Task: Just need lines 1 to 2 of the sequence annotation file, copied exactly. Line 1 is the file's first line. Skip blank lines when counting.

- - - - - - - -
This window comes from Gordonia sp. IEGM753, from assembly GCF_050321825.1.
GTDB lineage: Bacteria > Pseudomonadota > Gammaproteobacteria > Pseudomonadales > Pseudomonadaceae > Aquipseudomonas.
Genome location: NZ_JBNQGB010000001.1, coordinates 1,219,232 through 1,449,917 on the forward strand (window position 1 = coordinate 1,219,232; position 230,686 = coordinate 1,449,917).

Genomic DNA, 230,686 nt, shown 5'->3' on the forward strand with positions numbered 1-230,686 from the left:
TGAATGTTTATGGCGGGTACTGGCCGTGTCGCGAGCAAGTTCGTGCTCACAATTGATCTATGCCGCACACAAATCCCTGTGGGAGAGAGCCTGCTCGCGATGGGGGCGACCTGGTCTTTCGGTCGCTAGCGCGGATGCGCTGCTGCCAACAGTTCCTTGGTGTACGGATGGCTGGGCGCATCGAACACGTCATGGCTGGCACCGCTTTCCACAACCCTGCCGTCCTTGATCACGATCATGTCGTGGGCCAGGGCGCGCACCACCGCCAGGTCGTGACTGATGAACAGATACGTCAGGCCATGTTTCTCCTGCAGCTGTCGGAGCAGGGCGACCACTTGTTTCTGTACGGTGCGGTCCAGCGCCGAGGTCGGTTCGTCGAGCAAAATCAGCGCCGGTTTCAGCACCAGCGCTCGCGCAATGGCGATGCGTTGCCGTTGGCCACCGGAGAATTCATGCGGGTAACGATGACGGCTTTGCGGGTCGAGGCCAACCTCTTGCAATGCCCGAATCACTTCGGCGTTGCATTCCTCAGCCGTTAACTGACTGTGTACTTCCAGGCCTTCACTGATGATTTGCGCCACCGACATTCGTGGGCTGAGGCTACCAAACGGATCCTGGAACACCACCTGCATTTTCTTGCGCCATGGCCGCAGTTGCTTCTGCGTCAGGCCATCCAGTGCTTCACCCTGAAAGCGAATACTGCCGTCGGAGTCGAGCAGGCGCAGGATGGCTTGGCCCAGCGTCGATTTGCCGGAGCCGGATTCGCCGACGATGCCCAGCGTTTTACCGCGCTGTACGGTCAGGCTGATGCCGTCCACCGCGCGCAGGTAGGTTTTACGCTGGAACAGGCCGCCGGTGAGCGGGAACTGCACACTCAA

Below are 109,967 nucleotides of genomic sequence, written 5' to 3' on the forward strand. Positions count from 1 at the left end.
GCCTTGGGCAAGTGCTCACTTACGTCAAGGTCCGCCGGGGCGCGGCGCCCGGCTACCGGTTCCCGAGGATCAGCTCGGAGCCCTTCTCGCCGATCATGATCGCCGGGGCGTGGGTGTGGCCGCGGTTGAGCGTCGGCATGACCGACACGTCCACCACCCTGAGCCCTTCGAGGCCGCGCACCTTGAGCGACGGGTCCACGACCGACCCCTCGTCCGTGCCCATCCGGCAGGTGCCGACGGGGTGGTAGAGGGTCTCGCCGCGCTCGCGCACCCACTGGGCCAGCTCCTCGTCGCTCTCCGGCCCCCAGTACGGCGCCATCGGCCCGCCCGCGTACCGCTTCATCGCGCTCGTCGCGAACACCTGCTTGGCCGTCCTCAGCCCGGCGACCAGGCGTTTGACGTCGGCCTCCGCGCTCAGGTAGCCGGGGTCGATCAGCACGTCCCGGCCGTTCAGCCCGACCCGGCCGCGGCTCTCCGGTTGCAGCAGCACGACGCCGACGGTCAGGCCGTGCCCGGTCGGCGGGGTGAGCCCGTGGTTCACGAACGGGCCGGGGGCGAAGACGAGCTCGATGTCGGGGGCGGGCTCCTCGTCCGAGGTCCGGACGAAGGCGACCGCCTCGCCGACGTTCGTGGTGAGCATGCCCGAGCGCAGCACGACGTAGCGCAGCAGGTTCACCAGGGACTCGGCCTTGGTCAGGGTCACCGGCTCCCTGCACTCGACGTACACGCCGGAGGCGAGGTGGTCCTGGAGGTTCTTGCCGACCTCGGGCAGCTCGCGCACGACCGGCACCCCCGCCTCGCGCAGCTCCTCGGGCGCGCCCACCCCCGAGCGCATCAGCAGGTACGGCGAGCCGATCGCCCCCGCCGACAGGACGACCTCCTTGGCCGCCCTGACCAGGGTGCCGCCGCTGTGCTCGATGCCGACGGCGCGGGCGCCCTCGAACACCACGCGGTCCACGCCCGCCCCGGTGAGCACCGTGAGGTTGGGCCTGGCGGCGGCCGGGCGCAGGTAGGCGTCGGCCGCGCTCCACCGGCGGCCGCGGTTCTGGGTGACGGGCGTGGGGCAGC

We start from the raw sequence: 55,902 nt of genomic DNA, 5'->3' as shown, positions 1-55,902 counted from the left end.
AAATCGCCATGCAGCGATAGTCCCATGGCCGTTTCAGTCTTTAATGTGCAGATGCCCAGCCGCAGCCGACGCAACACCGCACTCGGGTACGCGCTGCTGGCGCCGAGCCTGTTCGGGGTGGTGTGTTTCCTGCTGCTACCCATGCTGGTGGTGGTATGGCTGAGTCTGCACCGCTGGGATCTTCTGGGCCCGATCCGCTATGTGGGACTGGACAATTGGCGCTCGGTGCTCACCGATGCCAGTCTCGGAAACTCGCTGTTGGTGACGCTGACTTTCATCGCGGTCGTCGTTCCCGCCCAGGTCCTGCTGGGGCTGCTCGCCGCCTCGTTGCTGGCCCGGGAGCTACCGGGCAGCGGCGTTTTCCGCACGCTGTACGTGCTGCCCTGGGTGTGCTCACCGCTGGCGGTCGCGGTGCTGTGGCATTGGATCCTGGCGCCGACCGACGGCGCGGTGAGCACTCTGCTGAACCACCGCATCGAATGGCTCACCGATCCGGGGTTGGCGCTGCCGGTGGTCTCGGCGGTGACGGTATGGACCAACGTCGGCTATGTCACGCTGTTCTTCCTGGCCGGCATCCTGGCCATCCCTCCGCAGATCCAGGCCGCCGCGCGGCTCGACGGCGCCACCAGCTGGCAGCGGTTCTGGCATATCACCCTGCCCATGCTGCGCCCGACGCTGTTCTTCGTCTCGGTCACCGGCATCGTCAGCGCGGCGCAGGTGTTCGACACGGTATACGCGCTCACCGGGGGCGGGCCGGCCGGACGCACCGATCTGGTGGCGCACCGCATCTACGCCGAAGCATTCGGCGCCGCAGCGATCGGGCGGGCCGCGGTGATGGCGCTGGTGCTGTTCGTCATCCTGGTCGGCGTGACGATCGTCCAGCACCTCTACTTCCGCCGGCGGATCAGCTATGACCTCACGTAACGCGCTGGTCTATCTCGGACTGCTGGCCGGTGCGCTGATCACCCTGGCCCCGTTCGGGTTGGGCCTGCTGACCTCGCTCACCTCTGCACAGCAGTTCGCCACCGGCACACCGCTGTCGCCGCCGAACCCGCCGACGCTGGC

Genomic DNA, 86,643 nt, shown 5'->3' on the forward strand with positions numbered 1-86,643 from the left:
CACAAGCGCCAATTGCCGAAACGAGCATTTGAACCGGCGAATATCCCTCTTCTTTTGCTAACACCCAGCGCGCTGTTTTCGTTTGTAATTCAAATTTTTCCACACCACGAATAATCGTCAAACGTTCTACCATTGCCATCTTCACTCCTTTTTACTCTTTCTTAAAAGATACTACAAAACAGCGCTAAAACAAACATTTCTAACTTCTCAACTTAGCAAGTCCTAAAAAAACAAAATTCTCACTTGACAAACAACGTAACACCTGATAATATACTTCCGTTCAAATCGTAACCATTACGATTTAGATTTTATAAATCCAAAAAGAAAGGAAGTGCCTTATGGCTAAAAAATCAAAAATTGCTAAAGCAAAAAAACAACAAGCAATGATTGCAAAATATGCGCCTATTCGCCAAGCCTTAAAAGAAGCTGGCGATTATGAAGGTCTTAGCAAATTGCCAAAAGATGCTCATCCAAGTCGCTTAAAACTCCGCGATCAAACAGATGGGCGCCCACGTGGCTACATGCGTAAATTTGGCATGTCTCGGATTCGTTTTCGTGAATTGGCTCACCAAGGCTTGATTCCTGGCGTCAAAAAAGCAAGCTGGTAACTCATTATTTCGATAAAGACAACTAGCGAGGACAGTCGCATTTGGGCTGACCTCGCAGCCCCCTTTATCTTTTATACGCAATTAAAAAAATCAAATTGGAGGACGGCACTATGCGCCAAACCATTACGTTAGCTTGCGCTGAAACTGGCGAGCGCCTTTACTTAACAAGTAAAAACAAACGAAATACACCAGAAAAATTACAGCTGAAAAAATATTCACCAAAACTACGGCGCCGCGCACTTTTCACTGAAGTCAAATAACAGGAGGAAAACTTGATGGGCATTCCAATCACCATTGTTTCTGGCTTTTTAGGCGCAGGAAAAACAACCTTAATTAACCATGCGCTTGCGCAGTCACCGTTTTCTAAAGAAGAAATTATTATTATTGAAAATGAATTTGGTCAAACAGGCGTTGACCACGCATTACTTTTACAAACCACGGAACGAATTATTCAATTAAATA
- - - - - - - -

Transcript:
This window comes from Gordonia sp. IEGM753, from assembly GCF_050321825.1.
GTDB lineage: Bacteria > Pseudomonadota > Gammaproteobacteria > Pseudomonadales > Pseudomonadaceae > Aquipseudomonas.